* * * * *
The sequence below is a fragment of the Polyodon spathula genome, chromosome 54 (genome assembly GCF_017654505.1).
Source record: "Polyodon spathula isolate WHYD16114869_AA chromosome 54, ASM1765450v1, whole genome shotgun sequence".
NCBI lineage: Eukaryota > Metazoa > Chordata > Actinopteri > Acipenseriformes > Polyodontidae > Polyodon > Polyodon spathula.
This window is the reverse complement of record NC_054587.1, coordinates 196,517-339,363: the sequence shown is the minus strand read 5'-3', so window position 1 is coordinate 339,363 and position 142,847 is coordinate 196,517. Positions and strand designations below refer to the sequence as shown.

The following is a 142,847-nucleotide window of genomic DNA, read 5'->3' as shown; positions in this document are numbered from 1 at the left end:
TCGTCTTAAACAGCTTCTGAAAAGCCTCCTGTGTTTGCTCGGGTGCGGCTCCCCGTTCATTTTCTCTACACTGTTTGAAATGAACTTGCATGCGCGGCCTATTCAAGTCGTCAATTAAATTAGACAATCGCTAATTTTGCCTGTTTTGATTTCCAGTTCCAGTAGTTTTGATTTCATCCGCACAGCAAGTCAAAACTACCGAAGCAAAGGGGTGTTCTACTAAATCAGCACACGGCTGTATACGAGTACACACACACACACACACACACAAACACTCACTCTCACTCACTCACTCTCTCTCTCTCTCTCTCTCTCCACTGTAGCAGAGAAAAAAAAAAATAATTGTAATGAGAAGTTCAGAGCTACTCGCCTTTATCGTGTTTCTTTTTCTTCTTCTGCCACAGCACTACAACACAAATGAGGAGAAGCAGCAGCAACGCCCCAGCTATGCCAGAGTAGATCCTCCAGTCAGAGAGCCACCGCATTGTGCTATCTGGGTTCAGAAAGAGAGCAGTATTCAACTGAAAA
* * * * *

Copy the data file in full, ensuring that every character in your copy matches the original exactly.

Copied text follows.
The sequence below is a fragment of the Polyodon spathula genome, chromosome 54 (genome assembly GCF_017654505.1).
Source record: "Polyodon spathula isolate WHYD16114869_AA chromosome 54, ASM1765450v1, whole genome shotgun sequence".
NCBI lineage: Eukaryota > Metazoa > Chordata > Actinopteri > Acipenseriformes > Polyodontidae > Polyodon > Polyodon spathula.
This window is the reverse complement of record NC_054587.1, coordinates 196,517-339,363: the sequence shown is the minus strand read 5'-3', so window position 1 is coordinate 339,363 and position 142,847 is coordinate 196,517. Positions and strand designations below refer to the sequence as shown.

The following is a 142,847-nucleotide window of genomic DNA, read 5'->3' as shown; positions in this document are numbered from 1 at the left end:
TCGTCTTAAACAGCTTCTGAAAAGCCTCCTGTGTTTGCTCGGGTGCGGCTCCCCGTTCATTTTCTCTACACTGTTTGAAATGAACTTGCATGCGCGGCCTATTCAAGTCGTCAATTAAATTAGACAATCGCTAATTTTGCCTGTTTTGATTTCCAGTTCCAGTAGTTTTGATTTCATCCGCACAGCAAGTCAAAACTACCGAAGCAAAGGGGTGTTCTACTAAATCAGCACACGGCTGTATACGAGTACACACACACACACACACACACAAACACTCACTCTCACTCACTCACTCTCTCTCTCTCTCTCTCTCTCCACTGTAGCAGAGAAAAAAAAAAATAATTGTAATGAGAAGTTCAGAGCTACTCGCCTTTATCGTGTTTCTTTTTCTTCTTCTGCCACAGCACTACAACACAAATGAGGAGAAGCAGCAGCAACGCCCCAGCTATGCCAGAGTAGATCCTCCAGTCAGAGAGCCACCGCATTGTGCTATCTGGGTTCAGAAAGAGAGCAGTATTCAACTGAAAA